'Indian BPO growth to slow down'
The growth of BPO is likely to further slow down amid concerns over data security breach, high attrition rates and staffing costs.india Updated: Jul 14, 2006 13:24 IST
The growth of offshore Business Process Outsourcing industry in the country is likely to further slow down over the next one year amid concerns over data security breach, high attrition rates and staffing costs, rising competition and continuing margin pressures, global research firm Forrester said.
The US-based technology and market research major said in a report on the offshore BPO industry that the growth rate would come down to 28-30 per cent over the next 12 months from nearly 35 per cent currently.
In the past 12 months, the Indian BPO growth rate dropped from 48 per cent in FY04-05 to 35 per cent in FY05-06.
Forrester said that the recent instance of data leakage at HSBC's India centre reaffirms that Offshore BPO growth will slow down amid security concerns.
The incident has come as a major blow to the prevailing common belief that captive BPO and IT centres are a safer approach to offshore outsourcing and that such frauds are more likely to happen when working with a third-party outsourcer, it added.
An employee at HSBC's Bangalore cente allegedly leaked the personal and debit card information of more than 20 British customers to a racket of fraudsters in London, while 233,000 pounds worth of money were stolen from the customers' bank accounts through ATMs, debit cards, and telephone banking.
The employee has been arrested by police and investigations are on to identify his accomplices in London.
Forrester said this episode is much more sophisticated and involves a nexus of offhore data piracy with onshore physical theft, as compared with the past events.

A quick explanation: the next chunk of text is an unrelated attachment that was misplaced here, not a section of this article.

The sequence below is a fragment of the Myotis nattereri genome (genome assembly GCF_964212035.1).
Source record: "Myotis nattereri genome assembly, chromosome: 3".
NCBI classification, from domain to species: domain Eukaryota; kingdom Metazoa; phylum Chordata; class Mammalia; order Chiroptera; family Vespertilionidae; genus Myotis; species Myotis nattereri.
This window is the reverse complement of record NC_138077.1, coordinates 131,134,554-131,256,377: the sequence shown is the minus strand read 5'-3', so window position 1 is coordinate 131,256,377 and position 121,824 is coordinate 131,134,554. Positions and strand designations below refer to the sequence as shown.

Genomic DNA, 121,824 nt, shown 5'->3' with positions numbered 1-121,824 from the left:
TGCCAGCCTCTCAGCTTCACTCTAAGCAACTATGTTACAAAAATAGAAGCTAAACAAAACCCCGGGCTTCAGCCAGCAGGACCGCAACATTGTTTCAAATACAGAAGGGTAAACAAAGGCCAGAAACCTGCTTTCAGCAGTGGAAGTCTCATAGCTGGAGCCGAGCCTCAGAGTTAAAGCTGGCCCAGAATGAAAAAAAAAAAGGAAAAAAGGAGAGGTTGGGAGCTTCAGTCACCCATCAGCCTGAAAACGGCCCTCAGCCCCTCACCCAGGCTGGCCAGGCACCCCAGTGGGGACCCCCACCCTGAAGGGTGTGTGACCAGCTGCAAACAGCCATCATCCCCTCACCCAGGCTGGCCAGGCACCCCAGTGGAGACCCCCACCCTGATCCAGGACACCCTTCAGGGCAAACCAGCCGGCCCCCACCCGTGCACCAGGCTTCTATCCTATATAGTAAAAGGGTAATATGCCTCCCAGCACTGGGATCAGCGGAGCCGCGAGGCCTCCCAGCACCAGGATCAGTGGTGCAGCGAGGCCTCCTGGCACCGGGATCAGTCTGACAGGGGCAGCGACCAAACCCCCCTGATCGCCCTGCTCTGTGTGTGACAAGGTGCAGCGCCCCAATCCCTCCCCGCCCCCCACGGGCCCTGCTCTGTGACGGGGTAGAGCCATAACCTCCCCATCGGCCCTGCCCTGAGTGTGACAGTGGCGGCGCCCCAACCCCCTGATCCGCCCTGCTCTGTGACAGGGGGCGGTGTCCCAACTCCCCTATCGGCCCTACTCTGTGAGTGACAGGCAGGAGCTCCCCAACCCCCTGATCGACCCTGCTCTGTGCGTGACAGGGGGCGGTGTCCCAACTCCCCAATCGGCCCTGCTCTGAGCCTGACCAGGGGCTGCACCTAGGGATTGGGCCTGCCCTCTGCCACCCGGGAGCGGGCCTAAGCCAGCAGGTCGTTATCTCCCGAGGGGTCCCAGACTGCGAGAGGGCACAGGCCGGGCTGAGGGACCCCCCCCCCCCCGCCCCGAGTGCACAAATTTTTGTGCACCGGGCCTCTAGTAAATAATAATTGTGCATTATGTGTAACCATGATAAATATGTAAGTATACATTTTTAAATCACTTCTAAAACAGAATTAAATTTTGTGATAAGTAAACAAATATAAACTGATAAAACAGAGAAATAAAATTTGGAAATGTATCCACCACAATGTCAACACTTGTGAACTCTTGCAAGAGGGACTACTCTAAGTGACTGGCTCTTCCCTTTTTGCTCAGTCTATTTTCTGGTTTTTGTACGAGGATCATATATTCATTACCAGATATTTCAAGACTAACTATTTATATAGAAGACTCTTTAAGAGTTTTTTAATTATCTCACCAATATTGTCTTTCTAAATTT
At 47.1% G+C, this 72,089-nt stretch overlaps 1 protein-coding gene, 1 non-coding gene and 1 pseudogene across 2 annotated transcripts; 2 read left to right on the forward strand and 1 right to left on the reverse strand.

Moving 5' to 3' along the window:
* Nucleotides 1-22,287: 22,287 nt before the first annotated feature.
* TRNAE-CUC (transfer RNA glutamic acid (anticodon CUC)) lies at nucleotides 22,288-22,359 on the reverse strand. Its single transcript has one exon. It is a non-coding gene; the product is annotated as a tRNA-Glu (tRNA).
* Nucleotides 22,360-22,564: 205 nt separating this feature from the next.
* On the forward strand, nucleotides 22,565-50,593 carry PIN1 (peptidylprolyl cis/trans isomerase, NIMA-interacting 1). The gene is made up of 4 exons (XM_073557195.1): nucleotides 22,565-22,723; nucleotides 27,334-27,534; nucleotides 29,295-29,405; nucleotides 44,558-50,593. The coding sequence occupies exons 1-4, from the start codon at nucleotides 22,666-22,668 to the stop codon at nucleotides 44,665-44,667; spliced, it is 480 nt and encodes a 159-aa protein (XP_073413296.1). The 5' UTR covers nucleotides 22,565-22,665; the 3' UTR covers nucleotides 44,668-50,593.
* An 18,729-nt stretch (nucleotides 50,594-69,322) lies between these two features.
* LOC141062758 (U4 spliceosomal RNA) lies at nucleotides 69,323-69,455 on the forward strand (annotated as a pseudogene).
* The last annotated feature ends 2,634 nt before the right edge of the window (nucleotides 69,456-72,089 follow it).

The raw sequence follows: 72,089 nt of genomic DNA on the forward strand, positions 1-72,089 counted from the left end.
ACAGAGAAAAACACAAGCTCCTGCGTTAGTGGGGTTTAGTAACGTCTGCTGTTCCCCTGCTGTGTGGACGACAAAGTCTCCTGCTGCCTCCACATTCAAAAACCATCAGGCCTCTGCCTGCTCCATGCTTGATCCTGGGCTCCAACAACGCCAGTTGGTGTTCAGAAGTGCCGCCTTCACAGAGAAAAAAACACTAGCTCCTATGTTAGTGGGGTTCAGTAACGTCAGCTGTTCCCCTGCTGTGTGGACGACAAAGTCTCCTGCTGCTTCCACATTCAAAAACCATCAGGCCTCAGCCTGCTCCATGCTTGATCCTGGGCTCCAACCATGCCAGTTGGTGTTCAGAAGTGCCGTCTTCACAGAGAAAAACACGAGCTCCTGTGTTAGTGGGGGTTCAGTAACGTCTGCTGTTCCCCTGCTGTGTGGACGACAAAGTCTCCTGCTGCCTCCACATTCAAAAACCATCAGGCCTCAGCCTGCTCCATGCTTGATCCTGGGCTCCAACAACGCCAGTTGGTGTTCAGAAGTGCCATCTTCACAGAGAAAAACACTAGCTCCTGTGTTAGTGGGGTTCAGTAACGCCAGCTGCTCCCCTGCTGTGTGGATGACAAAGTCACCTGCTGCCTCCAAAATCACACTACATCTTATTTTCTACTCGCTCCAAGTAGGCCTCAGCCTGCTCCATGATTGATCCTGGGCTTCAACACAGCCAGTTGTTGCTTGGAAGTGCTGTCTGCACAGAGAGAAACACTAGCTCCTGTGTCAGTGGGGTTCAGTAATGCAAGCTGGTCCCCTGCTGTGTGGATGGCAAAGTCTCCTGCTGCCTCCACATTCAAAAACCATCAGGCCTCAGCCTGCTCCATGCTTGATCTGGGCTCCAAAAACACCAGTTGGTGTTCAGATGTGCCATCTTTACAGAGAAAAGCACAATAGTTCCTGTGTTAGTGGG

But unlike an earlier event involving offshore outsourcer MphasiS, this incident happened at a center owned and staffed directly by HSBC -- typically referred to as a "captive facility", Forrester said.
Forrester Research India Country Head and Senior Analyst, Sudin Apte, who authored the report said: "Compared with past events, this instance is much more sophisticated and involves a nexus of offshore data piracy with onshore physical theft."
"The incident once again brings up the subject of information security in offshore operations. While instance of data leakage leading to account theft is a universal phenomenon, massive media glare, coupled with limited government action to prevent reoccurrence, will further slow down offshore business process outsourcing (BPO) growth," Apte said.
He added that third party vendors' employee due-diligence and security practices are typically better than the captives because vendors try their best to win the confidence of clients and prospects.
"In fact, the security is often much greater at IT and BPO facilities in India than it is at vendor or user facilities in the US and UK," Apte said.
In addition to security concerns, challenges such as high attrition rates and staffing costs, rising competition, and margin pressure are the key factors contributing to the slowdown in the industry, Forrester said.
It added that clients would become even more rigorous in their employee screening and security validation, thereby slowing the sales pace.
Indian law would also need to be modified soon as the current IT act is "plagued by loopholes" and is "clearly falling short in its ability to deal with growing cybercrime," it added.
Forrester said that its interviews with Indian legal experts uncovered that the criminals arrested in the MphasiS theft have not been brought to justice so far and it would take another 3-4 years for evidence collection, hearings, and final judgment.